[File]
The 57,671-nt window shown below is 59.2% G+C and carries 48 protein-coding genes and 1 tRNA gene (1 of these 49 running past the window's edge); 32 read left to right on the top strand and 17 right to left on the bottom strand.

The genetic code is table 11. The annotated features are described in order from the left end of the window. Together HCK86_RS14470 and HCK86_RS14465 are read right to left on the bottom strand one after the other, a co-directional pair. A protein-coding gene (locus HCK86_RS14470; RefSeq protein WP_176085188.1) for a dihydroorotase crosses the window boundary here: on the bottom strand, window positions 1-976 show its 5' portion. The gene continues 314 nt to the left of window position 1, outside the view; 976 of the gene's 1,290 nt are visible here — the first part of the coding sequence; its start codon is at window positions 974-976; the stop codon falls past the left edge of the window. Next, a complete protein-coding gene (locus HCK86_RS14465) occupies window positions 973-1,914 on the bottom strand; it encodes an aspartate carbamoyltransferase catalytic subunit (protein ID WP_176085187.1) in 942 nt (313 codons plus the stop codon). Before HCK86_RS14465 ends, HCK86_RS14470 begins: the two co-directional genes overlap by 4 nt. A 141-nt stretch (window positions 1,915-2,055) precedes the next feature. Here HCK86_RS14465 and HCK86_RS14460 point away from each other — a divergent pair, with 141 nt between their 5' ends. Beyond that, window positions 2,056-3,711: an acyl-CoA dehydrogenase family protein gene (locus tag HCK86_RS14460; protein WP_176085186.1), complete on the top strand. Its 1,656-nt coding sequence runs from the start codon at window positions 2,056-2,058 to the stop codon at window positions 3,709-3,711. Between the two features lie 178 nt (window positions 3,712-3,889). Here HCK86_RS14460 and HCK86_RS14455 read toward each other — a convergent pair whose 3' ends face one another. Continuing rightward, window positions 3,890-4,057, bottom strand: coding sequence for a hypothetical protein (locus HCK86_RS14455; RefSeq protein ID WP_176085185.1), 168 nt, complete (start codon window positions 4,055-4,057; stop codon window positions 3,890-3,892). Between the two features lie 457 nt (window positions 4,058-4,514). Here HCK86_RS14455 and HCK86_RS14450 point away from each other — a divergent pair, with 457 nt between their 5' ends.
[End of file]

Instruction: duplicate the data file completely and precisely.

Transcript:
The 57,671-nt window shown below is 59.2% G+C and carries 48 protein-coding genes and 1 tRNA gene (1 of these 49 running past the window's edge); 32 read left to right on the top strand and 17 right to left on the bottom strand.

The genetic code is table 11. The annotated features are described in order from the left end of the window. Together HCK86_RS14470 and HCK86_RS14465 are read right to left on the bottom strand one after the other, a co-directional pair. A protein-coding gene (locus HCK86_RS14470; RefSeq protein WP_176085188.1) for a dihydroorotase crosses the window boundary here: on the bottom strand, window positions 1-976 show its 5' portion. The gene continues 314 nt to the left of window position 1, outside the view; 976 of the gene's 1,290 nt are visible here — the first part of the coding sequence; its start codon is at window positions 974-976; the stop codon falls past the left edge of the window. Next, a complete protein-coding gene (locus HCK86_RS14465) occupies window positions 973-1,914 on the bottom strand; it encodes an aspartate carbamoyltransferase catalytic subunit (protein ID WP_176085187.1) in 942 nt (313 codons plus the stop codon). Before HCK86_RS14465 ends, HCK86_RS14470 begins: the two co-directional genes overlap by 4 nt. A 141-nt stretch (window positions 1,915-2,055) precedes the next feature. Here HCK86_RS14465 and HCK86_RS14460 point away from each other — a divergent pair, with 141 nt between their 5' ends. Beyond that, window positions 2,056-3,711: an acyl-CoA dehydrogenase family protein gene (locus tag HCK86_RS14460; protein WP_176085186.1), complete on the top strand. Its 1,656-nt coding sequence runs from the start codon at window positions 2,056-2,058 to the stop codon at window positions 3,709-3,711. Between the two features lie 178 nt (window positions 3,712-3,889). Here HCK86_RS14460 and HCK86_RS14455 read toward each other — a convergent pair whose 3' ends face one another. Continuing rightward, window positions 3,890-4,057, bottom strand: coding sequence for a hypothetical protein (locus HCK86_RS14455; RefSeq protein ID WP_176085185.1), 168 nt, complete (start codon window positions 4,055-4,057; stop codon window positions 3,890-3,892). Between the two features lie 457 nt (window positions 4,058-4,514). Here HCK86_RS14455 and HCK86_RS14450 point away from each other — a divergent pair, with 457 nt between their 5' ends.